Giving voice to ethnic-song preservation

Updated: 2012-11-30 12:45

By Wei Wei for China Daily (China Daily)

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 Giving voice to ethnic-song preservation

Dong students sing during their weekly musical training session in Dimen, in southwestern China's Guizhou province, as part of the 100 Dong Songs program.

 Giving voice to ethnic-song preservation

US first lady Michelle Obama presents the Inter-national Spotlight Award at a White House ceremony on Nov 19 to a Chinese community group that's preserving the cultural heritage of the Dong ethnic group. Next to her is Wu Lianyun, a 13-year-old girl of Dong ethnicity; Ren Hexin, head of the Western China Cultural Ecology Research Workshop; and Deng Hongbo, deputy chief of mission at the Chinese Embassy in Washington.

Giving voice to ethnic-song preservation

Dong minority pins hope on 'young heirs' to keep its musical heritage from fading

A day after she was honored at the White House and hugged by first lady Michelle Obama, 13-year-old Wu Lianyun was en route to Dimen, an enclave in the mountains of southwestern China's Guizhou province.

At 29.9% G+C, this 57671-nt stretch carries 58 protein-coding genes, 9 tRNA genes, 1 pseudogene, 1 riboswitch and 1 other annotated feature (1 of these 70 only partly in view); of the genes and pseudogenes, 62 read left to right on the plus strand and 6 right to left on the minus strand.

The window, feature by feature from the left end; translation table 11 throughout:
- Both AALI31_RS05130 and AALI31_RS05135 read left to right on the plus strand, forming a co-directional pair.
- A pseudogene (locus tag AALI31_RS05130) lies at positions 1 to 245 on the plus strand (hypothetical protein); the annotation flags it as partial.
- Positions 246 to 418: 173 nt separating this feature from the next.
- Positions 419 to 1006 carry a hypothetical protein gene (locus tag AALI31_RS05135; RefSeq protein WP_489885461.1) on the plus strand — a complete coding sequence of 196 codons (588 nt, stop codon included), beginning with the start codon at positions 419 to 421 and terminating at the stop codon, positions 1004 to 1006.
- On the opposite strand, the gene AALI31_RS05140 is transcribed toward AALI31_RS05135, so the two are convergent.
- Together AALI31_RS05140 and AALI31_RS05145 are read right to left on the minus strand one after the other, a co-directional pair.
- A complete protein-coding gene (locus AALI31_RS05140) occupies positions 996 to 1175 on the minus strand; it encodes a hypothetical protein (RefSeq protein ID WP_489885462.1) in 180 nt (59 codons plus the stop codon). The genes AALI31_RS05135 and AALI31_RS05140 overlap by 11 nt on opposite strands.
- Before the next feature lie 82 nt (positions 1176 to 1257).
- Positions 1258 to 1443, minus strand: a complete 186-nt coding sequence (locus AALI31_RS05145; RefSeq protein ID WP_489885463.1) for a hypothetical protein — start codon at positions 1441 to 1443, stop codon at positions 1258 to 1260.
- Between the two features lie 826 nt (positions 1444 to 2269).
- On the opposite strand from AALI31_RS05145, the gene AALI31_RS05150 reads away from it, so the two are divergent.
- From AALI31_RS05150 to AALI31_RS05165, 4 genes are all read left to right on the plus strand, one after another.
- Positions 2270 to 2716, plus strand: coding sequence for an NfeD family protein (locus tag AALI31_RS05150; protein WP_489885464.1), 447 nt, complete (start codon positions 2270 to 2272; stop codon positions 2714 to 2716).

All of Dimen's residents, including Wu, are of the Dong minority.

In Washington, Wu had helped represent the 100 Dong Songs program organized by the Western China Cultural Ecology Research Workshop. Along with the group's secretary, Ren Hexin, the teenager collected an International Spotlight Award at a White House ceremony on Nov 19.

The award is given by the US National Arts and Humanities Youth Program to outstanding community-based extracurricular initiatives. Among this year's dozen honorees, 100 Dong Songs was the only winner from abroad.

Part of a broader Dong-culture effort, 100 Songs is dedicated to preserving the ethnic minority's folk music. Established in 2003, the musical effort has cultivated over 800 "young heirs" to this indigenous tradition, according to Ren.

Taught by seasoned Dong singers, about 100 young people like Wu sing every Saturday morning in a Dimen cultural museum. About 100 folk songs were collected from the region and recorded on CD with lyrics translated into Mandarin for use in the music classes of local primary and middle schools.

"Because young people are key to perpetuating these cultural traditions, the Workshop plays an important role in inspiring Dong children and youth to appreciate and preserve their heritage," read the White House description of the Dimen-based program. It was nominated for the award by the Asia Society.